Ask yourself how life would change if the pivotal energy drain no longer existed? How might you benefit by eliminating it? In this example, if you speak to your childcare provider about her tardiness, would it be worth the short-term adjustments it might require should she quit in a huff? How likely is she to quit and what contingency plans can you make in case she does?
Having explored the hard and soft costs, and considered contingency plans in the event of the “worst-case scenario,” has
Step Four: Create your energy drain elimination plan.
Plan on eliminating one energy drain a day. That’s right! One-per-day. Change the furnace filter, make that dentist appointment, change that burned-out light bulb, sew on that button, get the car inspected, talk with that family member or, as in the example above, the babysitter whose behavior is not acceptable, etc. Cross each off your list as you go. You’ll be surprised how much energy these little things are using every time you think about them. Each energy drain is like a little bit of air going out of a car’s tire. Eventually, it becomes flat.
Schedule time to address the time-consuming energy drains on your calendar. AND HONOR YOURSELF BY DOING THEM, no excuses. You wouldn’t schedule doing something for a friend or family member and not do it. Treat yourself just as well as you would another. Honor the commitment you’ve made to yourself.
When the items on your list seem large, things like cleaning out the attic, writing your resume, setting up that garage sale you’ve been postponing for years, etc., make a plan. You may need to break down overwhelming tasks into sub-lists and schedule them rather than tackling the entire energy drain at once. Also, others may need to be involved. Make sure they are on board as well (we’ll address this further in step five).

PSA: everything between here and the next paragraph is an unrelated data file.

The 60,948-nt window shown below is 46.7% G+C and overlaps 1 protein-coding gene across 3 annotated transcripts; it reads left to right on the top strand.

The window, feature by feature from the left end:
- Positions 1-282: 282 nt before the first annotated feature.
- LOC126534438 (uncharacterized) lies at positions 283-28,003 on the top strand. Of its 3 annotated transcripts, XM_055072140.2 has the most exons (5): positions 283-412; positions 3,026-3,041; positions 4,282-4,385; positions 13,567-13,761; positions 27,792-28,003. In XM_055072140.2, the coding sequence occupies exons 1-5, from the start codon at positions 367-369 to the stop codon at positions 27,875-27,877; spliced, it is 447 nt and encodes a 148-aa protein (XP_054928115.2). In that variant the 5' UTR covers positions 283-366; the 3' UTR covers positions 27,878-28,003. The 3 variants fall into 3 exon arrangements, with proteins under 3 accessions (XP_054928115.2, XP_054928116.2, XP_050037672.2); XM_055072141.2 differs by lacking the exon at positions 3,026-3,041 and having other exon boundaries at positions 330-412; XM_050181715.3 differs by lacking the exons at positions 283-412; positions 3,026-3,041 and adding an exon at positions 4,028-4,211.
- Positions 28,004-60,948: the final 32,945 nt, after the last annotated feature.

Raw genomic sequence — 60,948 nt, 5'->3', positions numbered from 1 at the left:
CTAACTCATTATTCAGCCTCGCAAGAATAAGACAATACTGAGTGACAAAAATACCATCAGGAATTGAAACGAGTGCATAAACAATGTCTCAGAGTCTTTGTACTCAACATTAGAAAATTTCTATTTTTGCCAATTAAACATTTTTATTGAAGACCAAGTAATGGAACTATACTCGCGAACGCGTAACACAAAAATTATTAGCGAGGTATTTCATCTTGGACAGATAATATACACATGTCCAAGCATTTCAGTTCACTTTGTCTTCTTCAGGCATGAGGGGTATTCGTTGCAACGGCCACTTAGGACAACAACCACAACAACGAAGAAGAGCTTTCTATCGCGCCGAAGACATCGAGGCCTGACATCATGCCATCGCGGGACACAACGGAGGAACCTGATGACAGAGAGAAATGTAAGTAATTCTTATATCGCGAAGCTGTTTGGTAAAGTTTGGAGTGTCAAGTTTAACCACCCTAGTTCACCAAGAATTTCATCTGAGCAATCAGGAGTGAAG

One less thing to think about means one less thing draining your energy. When you start eliminating even the smallest energy drains, you’ll feel energized and that will give you
Step Five: Set it up correctly
Okay, this is really the first step, but it may not have made sense if I shared it first. It’s only fair to tell those who are going to be affected by the changes you are making such as family, friends, colleagues, neighbors, and even employees what you are doing. Let those around you know that you are taking on the challenge of becoming an energy drain free zone. Invite them to help you by telling them you want, need, and expect their support. Be nice about it, but make it clear that you will no longer be tolerating some of the things you have traditionally tolerated. Give examples of what you mean and specifics about what you want from them.
If a targeted energy drain involves someone’s behavior, be careful to be kind and gentle. After all, you are the one who taught them it was okay to treat you this way, so it’s only fair to spend a little time explaining how and why you are changing specific areas in your life and talk about the things that are no longer okay for you. This is not about being self-righteous. You are taking the necessary steps to honor yourself. Honor your friends, family, colleagues, etc. in the process by explaining that you may not be accepting, tolerating, or overlooking the things you have in the
You will undoubtedly get some push back. Some people will have to change as a result of your changes, and often that makes them uncomfortable. Stick to your guns. Remember this is about growing you.
As you move through this step, a coach can prove very beneficial by helping you stay motivated, as well as helping you to script and even role-play some of the difficult conversations you may need to have.
The average person is tolerating more than 200 things at any given moment. Get some help eliminating them.
Do you have energy drains exhausting you? Are you worried about the pushback you may receive if you assert yourself? Does the idea of changing scare you? If you are interested in eliminating your energy drains and could use some support, Schedule your FREE EXPLORATORY SESSION here. I promise, there will be no hard sell. I have no personal attachment to the outcome of our conversation beyond your feeling better for our having had it. For more information about living authentically, click here and get your FREE copy of my “GUIDE TO AUTHENTIC LIVING: Ten Things People Who Live Authentically Know And Do…And So Can You.”